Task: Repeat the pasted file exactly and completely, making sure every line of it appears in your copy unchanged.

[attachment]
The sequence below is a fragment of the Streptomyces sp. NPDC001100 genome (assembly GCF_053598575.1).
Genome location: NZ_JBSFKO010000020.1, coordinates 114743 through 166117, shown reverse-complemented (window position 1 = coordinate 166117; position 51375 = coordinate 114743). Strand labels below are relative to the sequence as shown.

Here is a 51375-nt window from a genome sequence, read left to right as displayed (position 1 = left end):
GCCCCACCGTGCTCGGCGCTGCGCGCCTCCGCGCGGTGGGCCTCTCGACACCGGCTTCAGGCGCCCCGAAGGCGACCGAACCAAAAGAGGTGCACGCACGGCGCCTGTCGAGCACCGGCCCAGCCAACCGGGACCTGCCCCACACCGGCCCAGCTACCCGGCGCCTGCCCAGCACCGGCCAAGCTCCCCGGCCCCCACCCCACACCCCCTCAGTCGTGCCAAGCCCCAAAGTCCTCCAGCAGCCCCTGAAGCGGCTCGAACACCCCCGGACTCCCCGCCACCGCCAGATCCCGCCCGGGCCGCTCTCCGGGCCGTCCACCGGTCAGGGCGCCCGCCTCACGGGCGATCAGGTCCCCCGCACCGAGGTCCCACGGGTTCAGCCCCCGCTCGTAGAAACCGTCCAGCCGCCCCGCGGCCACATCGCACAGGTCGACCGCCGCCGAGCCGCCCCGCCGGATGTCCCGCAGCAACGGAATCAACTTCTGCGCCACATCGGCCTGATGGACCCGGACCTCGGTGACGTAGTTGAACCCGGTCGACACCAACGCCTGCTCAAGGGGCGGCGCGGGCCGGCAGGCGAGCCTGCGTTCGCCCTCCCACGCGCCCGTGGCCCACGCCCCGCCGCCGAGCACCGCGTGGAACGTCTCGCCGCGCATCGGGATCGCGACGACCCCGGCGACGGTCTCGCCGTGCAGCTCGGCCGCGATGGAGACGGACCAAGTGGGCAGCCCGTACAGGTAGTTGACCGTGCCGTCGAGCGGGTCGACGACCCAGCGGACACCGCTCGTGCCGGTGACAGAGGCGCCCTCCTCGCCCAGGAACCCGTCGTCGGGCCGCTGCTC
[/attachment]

The sequence below is a fragment of the Streptomyces sp. NPDC001100 genome (assembly GCF_053598575.1).
Genome location: NZ_JBSFKO010000020.1, coordinates 114743 through 166117, shown reverse-complemented (window position 1 = coordinate 166117; position 51375 = coordinate 114743). Strand labels below are relative to the sequence as shown.

Here is a 51375-nt window from a genome sequence, read left to right as displayed (position 1 = left end):
GCCCCACCGTGCTCGGCGCTGCGCGCCTCCGCGCGGTGGGCCTCTCGACACCGGCTTCAGGCGCCCCGAAGGCGACCGAACCAAAAGAGGTGCACGCACGGCGCCTGTCGAGCACCGGCCCAGCCAACCGGGACCTGCCCCACACCGGCCCAGCTACCCGGCGCCTGCCCAGCACCGGCCAAGCTCCCCGGCCCCCACCCCACACCCCCTCAGTCGTGCCAAGCCCCAAAGTCCTCCAGCAGCCCCTGAAGCGGCTCGAACACCCCCGGACTCCCCGCCACCGCCAGATCCCGCCCGGGCCGCTCTCCGGGCCGTCCACCGGTCAGGGCGCCCGCCTCACGGGCGATCAGGTCCCCCGCACCGAGGTCCCACGGGTTCAGCCCCCGCTCGTAGAAACCGTCCAGCCGCCCCGCGGCCACATCGCACAGGTCGACCGCCGCCGAGCCGCCCCGCCGGATGTCCCGCAGCAACGGAATCAACTTCTGCGCCACATCGGCCTGATGGACCCGGACCTCGGTGACGTAGTTGAACCCGGTCGACACCAACGCCTGCTCAAGGGGCGGCGCGGGCCGGCAGGCGAGCCTGCGTTCGCCCTCCCACGCGCCCGTGGCCCACGCCCCGCCGCCGAGCACCGCGTGGAACGTCTCGCCGCGCATCGGGATCGCGACGACCCCGGCGACGGTCTCGCCGTGCAGCTCGGCCGCGATGGAGACGGACCAAGTGGGCAGCCCGTACAGGTAGTTGACCGTGCCGTCGAGCGGGTCGACGACCCAGCGGACACCGCTCGTGCCGGTGACAGAGGCGCCCTCCTCGCCCAGGAACCCGTCGTCGGGCCGCTGCTC